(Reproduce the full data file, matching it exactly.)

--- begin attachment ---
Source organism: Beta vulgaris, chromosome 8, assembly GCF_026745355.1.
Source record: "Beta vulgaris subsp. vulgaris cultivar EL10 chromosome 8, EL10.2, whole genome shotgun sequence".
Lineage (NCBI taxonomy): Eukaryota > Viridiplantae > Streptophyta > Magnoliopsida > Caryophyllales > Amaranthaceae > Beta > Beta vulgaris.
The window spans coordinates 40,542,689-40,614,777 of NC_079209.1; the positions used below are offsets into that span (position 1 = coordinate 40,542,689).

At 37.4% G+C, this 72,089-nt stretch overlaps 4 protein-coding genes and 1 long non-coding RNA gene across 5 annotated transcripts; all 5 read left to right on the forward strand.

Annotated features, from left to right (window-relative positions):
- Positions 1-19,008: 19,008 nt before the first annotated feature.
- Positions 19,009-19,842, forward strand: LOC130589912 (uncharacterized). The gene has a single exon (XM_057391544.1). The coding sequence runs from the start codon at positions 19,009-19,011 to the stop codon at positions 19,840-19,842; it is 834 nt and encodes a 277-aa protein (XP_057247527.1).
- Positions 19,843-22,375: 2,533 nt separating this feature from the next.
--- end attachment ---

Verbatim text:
Source organism: Beta vulgaris, chromosome 8, assembly GCF_026745355.1.
Source record: "Beta vulgaris subsp. vulgaris cultivar EL10 chromosome 8, EL10.2, whole genome shotgun sequence".
Lineage (NCBI taxonomy): Eukaryota > Viridiplantae > Streptophyta > Magnoliopsida > Caryophyllales > Amaranthaceae > Beta > Beta vulgaris.
The window spans coordinates 40,542,689-40,614,777 of NC_079209.1; the positions used below are offsets into that span (position 1 = coordinate 40,542,689).

At 37.4% G+C, this 72,089-nt stretch overlaps 4 protein-coding genes and 1 long non-coding RNA gene across 5 annotated transcripts; all 5 read left to right on the forward strand.

Annotated features, from left to right (window-relative positions):
- Positions 1-19,008: 19,008 nt before the first annotated feature.
- Positions 19,009-19,842, forward strand: LOC130589912 (uncharacterized). The gene has a single exon (XM_057391544.1). The coding sequence runs from the start codon at positions 19,009-19,011 to the stop codon at positions 19,840-19,842; it is 834 nt and encodes a 277-aa protein (XP_057247527.1).
- Positions 19,843-22,375: 2,533 nt separating this feature from the next.